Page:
The new white flight: Facebook

The new way to prove social superiority is in the social media/Web 2.0 environment. Heaven help us.

Dana Boyd is a social media researcher at Microsoft Research New England and a fellow at Harvard Law School’s Berkman Center for Internet and Society. In 2006-7 her

conversations with high school students began showing a trend of white, upper-class and college-bound teenagers migrating to Facebook . . . Meanwhile, less educated and nonwhite teenagers were on MySpace. Ms. Boyd noted that old-style class arrogance was also in view; the Facebook kids were quicker to use condescending language toward the MySpace users.

“What we’re seeing is a modern incarnation of white flight,” Ms. Boyd said. “It should scare the hell out of us.”

. . . More studies come from Eszter Hargittai, an associate professor of communication studies at Northwestern University . . .

Her February-March 2007 (University of Illinois at Chicago) survey of 1,060 students found that Hispanics were much less likely to use Facebook than anyone else and much more likely to use MySpace. Whites, African-Americans and Asian-Americans were all big users of Facebook, with 80 percent or more of each group using it sometimes or often. MySpace was equally popular among whites (57 percent) and blacks (58 percent), while Asians were least present (39 percent). There were socio-economic differences, too; Facebook users tended to have parents with significantly higher levels of education than MySpace users had.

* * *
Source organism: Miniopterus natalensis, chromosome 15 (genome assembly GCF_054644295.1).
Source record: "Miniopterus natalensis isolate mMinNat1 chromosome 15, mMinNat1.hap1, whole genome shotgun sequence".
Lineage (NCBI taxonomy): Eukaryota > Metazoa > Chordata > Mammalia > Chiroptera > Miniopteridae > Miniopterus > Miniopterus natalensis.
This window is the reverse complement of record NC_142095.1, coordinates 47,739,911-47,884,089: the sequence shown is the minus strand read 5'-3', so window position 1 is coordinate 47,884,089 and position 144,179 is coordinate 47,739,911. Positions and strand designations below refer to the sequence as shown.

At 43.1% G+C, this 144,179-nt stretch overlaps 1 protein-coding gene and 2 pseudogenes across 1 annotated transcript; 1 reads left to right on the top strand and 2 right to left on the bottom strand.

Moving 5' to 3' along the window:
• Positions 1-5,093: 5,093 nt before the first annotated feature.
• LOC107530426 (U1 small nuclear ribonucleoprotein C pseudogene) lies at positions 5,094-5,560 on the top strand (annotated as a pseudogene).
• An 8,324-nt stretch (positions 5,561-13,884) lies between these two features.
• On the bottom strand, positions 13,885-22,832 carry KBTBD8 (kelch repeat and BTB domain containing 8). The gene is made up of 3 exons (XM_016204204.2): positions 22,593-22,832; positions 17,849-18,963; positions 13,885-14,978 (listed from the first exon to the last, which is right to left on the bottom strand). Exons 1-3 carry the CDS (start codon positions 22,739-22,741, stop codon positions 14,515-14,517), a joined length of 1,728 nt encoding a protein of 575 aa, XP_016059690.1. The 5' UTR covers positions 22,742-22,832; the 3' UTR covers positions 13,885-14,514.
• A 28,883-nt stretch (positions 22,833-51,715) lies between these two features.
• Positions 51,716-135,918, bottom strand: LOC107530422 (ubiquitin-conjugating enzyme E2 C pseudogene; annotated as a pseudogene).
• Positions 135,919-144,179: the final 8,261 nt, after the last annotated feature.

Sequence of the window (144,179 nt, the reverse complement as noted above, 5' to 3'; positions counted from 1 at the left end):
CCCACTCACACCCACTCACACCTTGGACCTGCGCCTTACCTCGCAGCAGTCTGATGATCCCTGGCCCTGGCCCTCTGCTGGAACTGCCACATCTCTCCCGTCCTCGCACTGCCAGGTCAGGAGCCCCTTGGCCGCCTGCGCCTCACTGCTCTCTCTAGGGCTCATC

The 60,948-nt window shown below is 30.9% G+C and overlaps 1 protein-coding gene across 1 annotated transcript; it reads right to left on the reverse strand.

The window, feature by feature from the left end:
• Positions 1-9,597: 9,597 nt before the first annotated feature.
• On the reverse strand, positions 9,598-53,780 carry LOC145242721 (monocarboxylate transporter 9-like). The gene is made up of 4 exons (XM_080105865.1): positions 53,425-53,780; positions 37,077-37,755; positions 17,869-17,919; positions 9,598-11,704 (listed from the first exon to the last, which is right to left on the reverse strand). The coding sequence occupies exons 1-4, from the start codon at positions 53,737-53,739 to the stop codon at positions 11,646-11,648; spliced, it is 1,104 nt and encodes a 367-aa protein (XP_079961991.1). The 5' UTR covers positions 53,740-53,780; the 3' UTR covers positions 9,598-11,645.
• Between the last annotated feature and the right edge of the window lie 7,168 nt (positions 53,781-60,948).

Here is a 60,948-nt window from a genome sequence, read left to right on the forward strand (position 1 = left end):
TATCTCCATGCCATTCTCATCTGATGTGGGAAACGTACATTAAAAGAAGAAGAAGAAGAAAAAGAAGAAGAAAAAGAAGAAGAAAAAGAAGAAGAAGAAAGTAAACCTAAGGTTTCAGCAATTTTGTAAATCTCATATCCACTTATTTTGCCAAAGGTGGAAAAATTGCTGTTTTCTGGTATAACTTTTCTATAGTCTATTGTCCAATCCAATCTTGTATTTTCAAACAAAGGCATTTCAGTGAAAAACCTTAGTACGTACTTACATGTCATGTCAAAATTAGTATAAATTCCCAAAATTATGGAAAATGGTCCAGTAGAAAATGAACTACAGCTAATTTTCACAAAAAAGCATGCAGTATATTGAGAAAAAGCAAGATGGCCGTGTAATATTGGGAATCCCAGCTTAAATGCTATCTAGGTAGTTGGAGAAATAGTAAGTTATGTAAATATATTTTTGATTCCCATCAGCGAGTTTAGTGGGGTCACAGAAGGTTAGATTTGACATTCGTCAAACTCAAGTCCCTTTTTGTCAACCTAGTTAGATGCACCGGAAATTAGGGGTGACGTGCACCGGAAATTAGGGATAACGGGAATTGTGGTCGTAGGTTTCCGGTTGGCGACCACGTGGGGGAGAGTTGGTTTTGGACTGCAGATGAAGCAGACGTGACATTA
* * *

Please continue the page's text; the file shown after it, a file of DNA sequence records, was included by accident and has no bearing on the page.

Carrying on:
. . . “Two years ago when I had these findings, people said, ‘Oh, this is going to disappear,’ ” she says. But that hasn’t been the case. While everybody’s using Facebook more, differences by race and ethnicity have not only persisted but, among MySpace users, become more pronounced.

. . . Her research also seems to support Ms. Boyd’s contention that social media “mirrors and magnifies” our social divisions, rather than removes them. “We can use technology as a tool to connect with people, but we can’t assume that it will eliminate all of the serious issues we have to face in this country,” Ms. Boyd said at PDF. “Pervasive social stratification is being reified in a new era. If we don’t address this head-on, inequality will develop deeper roots that will further cement divisions in our lives.”

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